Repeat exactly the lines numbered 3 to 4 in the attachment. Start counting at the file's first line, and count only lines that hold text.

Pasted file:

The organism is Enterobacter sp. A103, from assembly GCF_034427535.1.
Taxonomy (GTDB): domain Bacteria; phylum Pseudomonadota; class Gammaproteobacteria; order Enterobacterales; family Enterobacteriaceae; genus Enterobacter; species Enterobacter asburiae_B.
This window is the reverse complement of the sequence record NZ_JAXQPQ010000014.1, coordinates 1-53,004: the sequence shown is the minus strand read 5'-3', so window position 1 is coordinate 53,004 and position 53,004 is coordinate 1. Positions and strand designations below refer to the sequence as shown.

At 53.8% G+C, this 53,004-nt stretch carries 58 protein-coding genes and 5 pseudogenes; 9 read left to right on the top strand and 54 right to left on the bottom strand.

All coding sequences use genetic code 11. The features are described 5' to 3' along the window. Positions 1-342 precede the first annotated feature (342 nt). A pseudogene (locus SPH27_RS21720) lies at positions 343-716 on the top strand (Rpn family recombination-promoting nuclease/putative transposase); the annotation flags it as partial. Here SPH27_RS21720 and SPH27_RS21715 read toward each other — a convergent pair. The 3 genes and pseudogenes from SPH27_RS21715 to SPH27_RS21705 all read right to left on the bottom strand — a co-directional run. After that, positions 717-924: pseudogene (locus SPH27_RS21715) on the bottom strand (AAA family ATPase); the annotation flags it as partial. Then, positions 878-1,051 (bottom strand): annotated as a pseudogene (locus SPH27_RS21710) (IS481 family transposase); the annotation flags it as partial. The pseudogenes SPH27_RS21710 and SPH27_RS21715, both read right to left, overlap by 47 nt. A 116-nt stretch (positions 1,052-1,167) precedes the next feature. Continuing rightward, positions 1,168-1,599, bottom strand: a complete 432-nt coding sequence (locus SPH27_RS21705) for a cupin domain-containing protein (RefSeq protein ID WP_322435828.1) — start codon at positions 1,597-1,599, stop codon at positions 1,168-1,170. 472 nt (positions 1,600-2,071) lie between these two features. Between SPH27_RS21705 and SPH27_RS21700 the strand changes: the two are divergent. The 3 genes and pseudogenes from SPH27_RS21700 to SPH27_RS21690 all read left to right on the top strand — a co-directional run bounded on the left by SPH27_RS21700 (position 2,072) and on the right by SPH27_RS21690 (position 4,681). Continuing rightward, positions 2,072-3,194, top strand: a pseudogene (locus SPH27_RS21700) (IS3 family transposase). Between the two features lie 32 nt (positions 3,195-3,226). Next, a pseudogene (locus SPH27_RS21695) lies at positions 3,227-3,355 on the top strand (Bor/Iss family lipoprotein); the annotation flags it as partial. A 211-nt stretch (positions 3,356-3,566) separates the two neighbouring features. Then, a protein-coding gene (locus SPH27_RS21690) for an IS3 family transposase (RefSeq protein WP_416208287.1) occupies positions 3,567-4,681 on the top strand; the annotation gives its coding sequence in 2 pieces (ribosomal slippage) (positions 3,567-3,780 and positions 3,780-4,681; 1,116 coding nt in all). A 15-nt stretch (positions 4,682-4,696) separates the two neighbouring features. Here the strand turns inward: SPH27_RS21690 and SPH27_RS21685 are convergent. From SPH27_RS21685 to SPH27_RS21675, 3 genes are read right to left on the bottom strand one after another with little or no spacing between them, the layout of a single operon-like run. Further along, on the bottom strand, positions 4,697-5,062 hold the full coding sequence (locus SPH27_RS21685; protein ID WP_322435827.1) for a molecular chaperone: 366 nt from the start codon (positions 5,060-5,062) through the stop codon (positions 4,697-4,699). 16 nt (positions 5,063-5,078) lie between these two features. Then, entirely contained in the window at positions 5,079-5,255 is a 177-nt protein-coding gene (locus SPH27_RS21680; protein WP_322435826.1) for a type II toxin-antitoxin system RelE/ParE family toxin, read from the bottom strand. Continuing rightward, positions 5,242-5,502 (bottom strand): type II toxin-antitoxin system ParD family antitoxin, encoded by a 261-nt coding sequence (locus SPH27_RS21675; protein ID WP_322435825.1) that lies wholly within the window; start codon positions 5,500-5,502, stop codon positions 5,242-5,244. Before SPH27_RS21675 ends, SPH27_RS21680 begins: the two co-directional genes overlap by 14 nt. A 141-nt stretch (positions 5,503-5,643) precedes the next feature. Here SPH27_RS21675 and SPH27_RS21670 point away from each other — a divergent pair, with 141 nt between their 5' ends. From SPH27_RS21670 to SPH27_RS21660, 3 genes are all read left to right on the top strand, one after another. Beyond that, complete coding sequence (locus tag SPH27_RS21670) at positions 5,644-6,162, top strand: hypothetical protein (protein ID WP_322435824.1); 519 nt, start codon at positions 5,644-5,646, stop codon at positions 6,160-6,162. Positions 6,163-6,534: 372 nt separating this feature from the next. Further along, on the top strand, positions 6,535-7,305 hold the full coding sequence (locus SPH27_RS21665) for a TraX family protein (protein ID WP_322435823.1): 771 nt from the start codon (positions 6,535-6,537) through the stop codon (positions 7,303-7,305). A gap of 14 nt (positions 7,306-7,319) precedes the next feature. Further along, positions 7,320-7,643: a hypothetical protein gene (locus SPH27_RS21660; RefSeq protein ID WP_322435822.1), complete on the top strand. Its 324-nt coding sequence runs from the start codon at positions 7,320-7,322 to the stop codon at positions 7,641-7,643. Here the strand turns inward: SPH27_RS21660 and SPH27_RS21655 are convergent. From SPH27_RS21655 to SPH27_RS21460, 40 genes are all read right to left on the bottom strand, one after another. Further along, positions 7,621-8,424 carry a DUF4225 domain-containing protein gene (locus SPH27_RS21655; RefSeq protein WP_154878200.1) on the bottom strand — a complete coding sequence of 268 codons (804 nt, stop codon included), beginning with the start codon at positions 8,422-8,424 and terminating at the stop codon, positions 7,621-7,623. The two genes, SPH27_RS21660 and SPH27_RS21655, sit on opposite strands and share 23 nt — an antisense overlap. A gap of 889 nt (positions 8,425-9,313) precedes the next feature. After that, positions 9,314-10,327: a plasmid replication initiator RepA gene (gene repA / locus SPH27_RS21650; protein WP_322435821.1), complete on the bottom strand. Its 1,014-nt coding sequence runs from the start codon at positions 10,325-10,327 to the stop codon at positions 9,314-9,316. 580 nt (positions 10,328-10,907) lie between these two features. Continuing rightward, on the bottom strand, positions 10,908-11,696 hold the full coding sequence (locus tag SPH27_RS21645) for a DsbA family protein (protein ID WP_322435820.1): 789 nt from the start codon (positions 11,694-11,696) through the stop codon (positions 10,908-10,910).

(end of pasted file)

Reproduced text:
This window is the reverse complement of the sequence record NZ_JAXQPQ010000014.1, coordinates 1-53,004: the sequence shown is the minus strand read 5'-3', so window position 1 is coordinate 53,004 and position 53,004 is coordinate 1. Positions and strand designations below refer to the sequence as shown.

At 53.8% G+C, this 53,004-nt stretch carries 58 protein-coding genes and 5 pseudogenes; 9 read left to right on the top strand and 54 right to left on the bottom strand.